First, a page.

Introduction: Easy Concrete Lamp From IKEA Parts

This is a fairly easy to make decorative concrete lamp, via hacking an IKEA light fitting.


  • IKEA SEKOND ceiling lamp set [UK IKEA]
  • IKEA ROLLSBO light bulb [UK IKEA]
  • 3D Printed E26/27 "bolt" via Thingiverse or an old E26/E27 light bulb
  • Quick set concrete

Step 1: Terminology

Just a quick image so people know what I call things :)

There will be a couple of other plastic parts in the SEKOND light set such as a cable relief and a nut, which are not used.

Step 2: Hack the Lamp Fitting and Shroud

Use a hacksaw to remove part of the lamp fitting such that the flex can come out sideways. Use hot glue to hold the flex in it's new place.

Seal the holes, on the flex side of the lamp fitting, with hot glue and use electrical tape to cover the holes on the sides of the lamp fitting.

Cut a notch in the side of the shroud - there's a mark on the inside which you can use as a guide. I used a drill first then elongated it using side cutters. Note that you don't have to be very neat.

You don't need the cable gland, cable relief or the nut that fits the lamp fitting.

Step 3: Assemble

Annoyingly I forgot to take a picture of this step! If I make another I'll update this.

I designed a 3D printable bolt that mimics a light bulb base and provides a flange. This makes things very easy bt if you don't have access to a 3D printer then you could make something similar using hot glue, some wood/cardboard and a old light bulb that's had the glass removed - just be VERY careful as light bulb glass is extremely sharp.

Turn the shroud upside down and place the light fitting so it covers the large hole. Secure in place using the 3D printed "light bulb bolt".

Feed the flex out of the notch you made in the shroud. I used a piece of thin wire wrapped around the light fitting and then around the flex to hold the flex where I wanted.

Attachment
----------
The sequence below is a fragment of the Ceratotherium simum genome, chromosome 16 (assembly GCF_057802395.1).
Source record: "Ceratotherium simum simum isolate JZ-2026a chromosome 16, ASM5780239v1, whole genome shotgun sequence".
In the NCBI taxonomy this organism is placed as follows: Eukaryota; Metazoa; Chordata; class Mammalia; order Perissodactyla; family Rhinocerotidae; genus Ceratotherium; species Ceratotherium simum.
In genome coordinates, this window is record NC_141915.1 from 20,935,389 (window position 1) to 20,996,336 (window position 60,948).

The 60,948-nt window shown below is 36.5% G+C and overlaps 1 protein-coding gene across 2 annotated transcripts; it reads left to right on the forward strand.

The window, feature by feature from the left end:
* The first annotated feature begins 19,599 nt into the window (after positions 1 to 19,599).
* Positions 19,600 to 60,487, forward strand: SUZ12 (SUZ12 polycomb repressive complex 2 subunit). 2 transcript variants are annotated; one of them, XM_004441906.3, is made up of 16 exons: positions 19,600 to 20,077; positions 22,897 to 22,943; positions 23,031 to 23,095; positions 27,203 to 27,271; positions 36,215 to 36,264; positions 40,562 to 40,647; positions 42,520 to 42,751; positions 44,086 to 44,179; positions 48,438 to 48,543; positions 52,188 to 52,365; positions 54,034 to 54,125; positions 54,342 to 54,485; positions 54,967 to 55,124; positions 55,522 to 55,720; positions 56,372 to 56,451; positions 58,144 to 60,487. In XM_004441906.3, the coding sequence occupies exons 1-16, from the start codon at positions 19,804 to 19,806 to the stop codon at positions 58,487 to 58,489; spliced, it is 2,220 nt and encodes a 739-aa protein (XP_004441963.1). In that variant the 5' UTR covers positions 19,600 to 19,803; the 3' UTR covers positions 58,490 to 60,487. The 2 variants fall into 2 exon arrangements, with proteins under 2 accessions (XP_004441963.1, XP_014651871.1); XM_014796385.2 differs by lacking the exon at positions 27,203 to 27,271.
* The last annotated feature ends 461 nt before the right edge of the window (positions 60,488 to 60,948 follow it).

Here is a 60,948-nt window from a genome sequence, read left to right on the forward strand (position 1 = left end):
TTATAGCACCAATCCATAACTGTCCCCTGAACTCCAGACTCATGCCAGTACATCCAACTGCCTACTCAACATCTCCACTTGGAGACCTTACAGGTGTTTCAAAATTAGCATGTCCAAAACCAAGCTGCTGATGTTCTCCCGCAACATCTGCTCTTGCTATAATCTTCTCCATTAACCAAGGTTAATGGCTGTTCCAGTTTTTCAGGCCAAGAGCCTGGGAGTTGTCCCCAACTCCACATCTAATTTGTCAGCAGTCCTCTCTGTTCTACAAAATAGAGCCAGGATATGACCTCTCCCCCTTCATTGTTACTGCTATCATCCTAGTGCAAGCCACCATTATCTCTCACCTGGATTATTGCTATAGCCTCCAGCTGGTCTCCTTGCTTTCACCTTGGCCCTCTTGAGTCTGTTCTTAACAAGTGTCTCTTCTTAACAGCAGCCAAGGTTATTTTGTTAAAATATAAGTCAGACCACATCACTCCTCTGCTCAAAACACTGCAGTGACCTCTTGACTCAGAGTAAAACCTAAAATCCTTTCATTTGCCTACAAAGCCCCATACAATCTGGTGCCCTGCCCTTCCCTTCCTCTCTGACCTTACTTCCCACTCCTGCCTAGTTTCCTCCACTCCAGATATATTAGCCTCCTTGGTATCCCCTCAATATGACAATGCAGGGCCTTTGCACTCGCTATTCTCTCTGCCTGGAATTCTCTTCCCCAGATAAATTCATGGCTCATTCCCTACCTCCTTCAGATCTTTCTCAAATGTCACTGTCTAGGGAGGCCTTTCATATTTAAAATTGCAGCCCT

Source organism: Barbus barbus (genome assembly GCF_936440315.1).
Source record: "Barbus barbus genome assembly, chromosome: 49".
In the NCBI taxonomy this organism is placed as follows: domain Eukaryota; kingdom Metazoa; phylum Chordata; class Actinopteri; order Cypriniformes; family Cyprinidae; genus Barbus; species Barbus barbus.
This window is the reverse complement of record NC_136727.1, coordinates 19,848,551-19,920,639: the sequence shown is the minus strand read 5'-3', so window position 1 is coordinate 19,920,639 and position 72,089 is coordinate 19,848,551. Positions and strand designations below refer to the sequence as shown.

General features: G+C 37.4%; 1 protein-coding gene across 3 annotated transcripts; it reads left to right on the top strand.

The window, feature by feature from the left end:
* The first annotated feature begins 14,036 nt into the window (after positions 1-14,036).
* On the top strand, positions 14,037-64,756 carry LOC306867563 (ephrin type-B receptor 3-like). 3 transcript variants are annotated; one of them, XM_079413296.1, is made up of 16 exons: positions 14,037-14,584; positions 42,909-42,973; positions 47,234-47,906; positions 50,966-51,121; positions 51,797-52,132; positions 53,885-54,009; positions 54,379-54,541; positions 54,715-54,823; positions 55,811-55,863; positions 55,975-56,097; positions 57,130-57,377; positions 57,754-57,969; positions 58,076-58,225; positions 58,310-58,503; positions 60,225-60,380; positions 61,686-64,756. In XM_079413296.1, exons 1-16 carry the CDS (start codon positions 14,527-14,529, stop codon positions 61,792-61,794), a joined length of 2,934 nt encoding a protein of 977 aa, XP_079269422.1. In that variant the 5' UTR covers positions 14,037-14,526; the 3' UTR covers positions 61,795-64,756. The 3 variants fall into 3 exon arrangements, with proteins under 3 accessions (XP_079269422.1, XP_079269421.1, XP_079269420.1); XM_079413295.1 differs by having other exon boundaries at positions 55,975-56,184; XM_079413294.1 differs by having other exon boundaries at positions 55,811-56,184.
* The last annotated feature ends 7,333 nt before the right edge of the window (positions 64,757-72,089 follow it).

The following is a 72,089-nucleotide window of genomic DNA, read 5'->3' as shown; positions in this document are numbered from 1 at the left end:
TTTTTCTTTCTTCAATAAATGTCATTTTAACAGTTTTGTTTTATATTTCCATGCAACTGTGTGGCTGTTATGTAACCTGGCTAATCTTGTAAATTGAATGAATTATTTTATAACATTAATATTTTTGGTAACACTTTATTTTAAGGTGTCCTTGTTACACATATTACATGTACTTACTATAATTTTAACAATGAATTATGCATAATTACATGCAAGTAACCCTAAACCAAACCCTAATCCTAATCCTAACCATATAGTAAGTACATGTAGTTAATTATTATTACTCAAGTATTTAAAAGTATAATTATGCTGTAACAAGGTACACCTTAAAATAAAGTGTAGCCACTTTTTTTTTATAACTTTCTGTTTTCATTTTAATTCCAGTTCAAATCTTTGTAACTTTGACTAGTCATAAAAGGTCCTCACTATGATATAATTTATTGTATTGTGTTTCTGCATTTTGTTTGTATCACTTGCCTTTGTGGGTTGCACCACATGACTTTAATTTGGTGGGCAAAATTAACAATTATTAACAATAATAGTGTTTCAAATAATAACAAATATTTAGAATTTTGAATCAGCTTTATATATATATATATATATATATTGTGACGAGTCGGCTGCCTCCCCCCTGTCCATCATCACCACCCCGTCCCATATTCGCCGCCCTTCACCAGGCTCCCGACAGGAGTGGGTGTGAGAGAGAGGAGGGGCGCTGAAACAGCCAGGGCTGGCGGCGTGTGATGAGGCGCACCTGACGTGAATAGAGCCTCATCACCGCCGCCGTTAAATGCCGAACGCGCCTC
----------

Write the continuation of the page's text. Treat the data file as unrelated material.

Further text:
Step 4: Concrete

Give the inside of the shroud a light coating of oil. I use ordinary machine oil on a rag, but any oil will do as it's a just acting as a release agent.

Mix the concrete according to the instructions - it should have a consistency of thick cream. Note that I used black concrete dye to darken my mix.

Pour the concrete into the shroud. Then flex/tap the shroud to get the majority of the air bubbles to the top.

Leave to cure.

Step 5: Finish

Once the concrete has set (typically 24hrs), undo the "bolt" and remove the concrete lamp from the shroud. Allow the concrete to fully cure, which I find is around 5-7 days.

Brush off any loose concrete (especially from what is now the underside) and coat the concrete in concrete sealer, wax, watered-down PVA or whatever else you have available. This is just to prevent it making dust as well as making it easier to wipe clean.

To stop the lamp scratching the surface it's placed on, I 3D printed a rubber base and glued it on using epoxy. But there's plenty of rubber feet available on eBay/Amazon that'd work just as well, as would craft felt or foam.

Fit a plug, screw in the decorative light bulb of your choice and enjoy :)